Best Buy's Dividend Increase Doesn't Make Sense

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Best Buy  on Wednesday announced that it would raise its quarterly dividend by 12%, from $0.17 to $0.19 per share. Although management explicitly cited the move as a sign of confidence in the company's future, investors should keep in mind that Best Buy still faces considerable challenges as online retailers such as actively gain market share from brick-and-mortar stores in electronics retail. Maybe saving the cash would have been a better way to go.

Against the wind
Best Buy and other retailers focused on electronics are going through a remarkably difficult time. Electronics are particularly prone to showrooming, in which consumers test the products in a physical store before placing an order online -- often on Amazon -- for home delivery and competitively low prices.

Competitor RadioShack  this week reported a dismal financial performance for the quarter ended on May 3. The retailer announced big declines in both sales and earnings, and it faces significant financial pressure due to a highly leveraged balance sheet.

Total revenue declined 13.2% to $736.7 million during the quarter. Even worse, RadioShack delivered a worrisome drop of 14% in comparable-store sales versus the same period in the prior year. RadioShack also suffered from a falling profit margin, and its operating loss widened from $10.3 million in the same quarter of 2013 to $81 million in the last quarter.

Best Buy is not under the same level of financial stress as RadioShack, but the company is being materially hurt by Amazon and the online retail revolution. Best Buy announced a 3% decline in sales, to $9 billion, during the quarter ended on May 3, while global comparable-store sales fell 1.9%.

Sales in the U.S. fell 2.1% to $7.78 billion on the back of a 1.3% drop in domestic comparable-store sales. Domestic online sales increased by 29.2% versus the prior year, to $639 million, which was one of the brightest spots in the earnings report. However, online sales are already included in same-store sales calculations, so the increase was not enough to compensate for the decline in sales at physical locations.

Besides, if online is the name of the game in the industry, Amazon has a natural advantage, so Best Buy and other traditional electronics chains will be fighting an uphill battle against the online retail juggernaut.

On dividends and signals
In its press release, Best Buy was quite explicit about the reasoning behind the dividend increase: "Our decision to increase the amount of cash we are returning to shareholders is indicative of our improved cash position and our confidence in the cash-generating power of our multi-channel business model."

However, Best Buy still forecasts that sales will continue declining over the coming quarters. From the company's recent earnings release:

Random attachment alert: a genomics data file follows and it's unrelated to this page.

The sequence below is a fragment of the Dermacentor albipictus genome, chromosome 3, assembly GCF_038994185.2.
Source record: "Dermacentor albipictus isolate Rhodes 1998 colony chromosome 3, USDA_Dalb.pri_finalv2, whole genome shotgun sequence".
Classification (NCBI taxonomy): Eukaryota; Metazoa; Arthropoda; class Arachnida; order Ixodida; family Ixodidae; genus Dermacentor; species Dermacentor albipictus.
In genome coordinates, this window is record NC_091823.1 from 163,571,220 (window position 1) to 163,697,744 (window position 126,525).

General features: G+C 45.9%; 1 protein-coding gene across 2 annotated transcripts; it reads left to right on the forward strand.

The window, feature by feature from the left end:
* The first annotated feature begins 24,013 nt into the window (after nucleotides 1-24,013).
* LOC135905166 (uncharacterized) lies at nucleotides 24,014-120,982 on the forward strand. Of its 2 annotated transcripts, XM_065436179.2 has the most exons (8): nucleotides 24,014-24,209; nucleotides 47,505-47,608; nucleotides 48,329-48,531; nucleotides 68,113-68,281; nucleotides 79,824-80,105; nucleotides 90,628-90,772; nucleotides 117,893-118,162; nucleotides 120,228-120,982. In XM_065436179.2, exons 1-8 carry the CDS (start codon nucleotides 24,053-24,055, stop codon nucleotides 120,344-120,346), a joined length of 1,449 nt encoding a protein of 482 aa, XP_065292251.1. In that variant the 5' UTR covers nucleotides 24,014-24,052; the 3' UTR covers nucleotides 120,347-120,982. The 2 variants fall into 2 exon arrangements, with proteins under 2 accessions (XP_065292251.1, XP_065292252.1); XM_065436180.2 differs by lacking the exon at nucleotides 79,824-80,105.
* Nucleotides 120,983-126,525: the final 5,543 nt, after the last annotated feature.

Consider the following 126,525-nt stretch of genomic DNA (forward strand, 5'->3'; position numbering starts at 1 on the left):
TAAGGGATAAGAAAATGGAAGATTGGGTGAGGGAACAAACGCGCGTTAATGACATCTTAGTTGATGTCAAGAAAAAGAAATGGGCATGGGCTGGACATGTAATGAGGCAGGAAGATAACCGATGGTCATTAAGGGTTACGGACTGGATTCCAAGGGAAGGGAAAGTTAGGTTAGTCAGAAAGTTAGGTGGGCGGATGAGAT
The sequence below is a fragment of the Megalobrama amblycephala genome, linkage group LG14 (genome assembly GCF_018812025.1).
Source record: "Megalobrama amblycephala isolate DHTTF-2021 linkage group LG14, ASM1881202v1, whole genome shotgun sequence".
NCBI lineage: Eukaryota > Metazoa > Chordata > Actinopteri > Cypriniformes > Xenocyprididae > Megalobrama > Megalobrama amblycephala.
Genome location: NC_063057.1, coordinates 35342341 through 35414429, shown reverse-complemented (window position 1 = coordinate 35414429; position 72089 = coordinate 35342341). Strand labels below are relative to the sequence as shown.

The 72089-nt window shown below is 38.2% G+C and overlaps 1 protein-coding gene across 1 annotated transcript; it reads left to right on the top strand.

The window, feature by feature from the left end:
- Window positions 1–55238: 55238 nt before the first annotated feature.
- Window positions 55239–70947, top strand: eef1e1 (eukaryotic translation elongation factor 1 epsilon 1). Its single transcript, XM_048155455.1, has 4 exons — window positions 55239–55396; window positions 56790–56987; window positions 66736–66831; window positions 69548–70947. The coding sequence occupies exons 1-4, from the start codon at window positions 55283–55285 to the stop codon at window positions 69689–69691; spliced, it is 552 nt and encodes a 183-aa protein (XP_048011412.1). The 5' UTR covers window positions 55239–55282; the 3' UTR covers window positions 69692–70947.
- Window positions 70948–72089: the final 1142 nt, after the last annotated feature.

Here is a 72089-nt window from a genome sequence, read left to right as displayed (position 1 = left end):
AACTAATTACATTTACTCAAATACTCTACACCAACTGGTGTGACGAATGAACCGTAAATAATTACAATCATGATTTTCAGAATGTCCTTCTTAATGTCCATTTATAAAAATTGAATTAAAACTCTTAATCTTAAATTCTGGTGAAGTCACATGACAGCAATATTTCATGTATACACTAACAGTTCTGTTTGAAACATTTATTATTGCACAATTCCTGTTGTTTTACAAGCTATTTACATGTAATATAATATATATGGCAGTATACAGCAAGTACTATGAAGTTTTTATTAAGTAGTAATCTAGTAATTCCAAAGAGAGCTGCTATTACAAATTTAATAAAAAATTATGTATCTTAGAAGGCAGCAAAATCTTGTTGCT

As we look forward to the second and third quarters, we are expecting to see ongoing industrywide sales declines in many of the consumer electronics categories in which we compete. We are also expecting ongoing softness in the mobile phone category as consumers eagerly await highly anticipated new product launches. Consequently, absent any major product launches, we are expecting comparable sales to be negative in the low single digits in both the second and third quarters.

Best Buy operates in a cyclical and very difficult environment, sales are declining, and management is not foreseeing a turnaround in the medium term. The company has embarked on an aggressive low-price guarantee program that requires Best Buy to match the prices offered by multiple competitors, including Amazon. This may be a necessity to compete effectively in the current industry environment, but it also means profit margins will remain under heavy pressure over the coming quarters.

The company has a healthy balance sheet, and there is no reason to believe the dividend will be financially unsustainable. But profitability is razor thin, and Best Buy could easily turn to a loss if the situation continues to deteriorate for the industry in general and the company in particular. Management should have waited for clear and sustainable signs of a turnaround before raising the dividend.

Foolish takeaway
Dividend increases make sense when a company's financial soundness is unquestioned and when it generates more than enough cash to operate the business and make the necessary investments to sustain growth. Best Buy still faces difficulties in turning the business around, so making growing capital distributions to shareholders does not seem like the best use for the company´s cash.

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The article Best Buy's Dividend Increase Doesn't Make Sense originally appeared on

Andrés Cardenal owns shares of The Motley Fool recommends and owns shares of Try any of our Foolish newsletter services free for 30 days. We Fools may not all hold the same opinions, but we all believe that considering a diverse range of insights makes us better investors. The Motley Fool has a disclosure policy.

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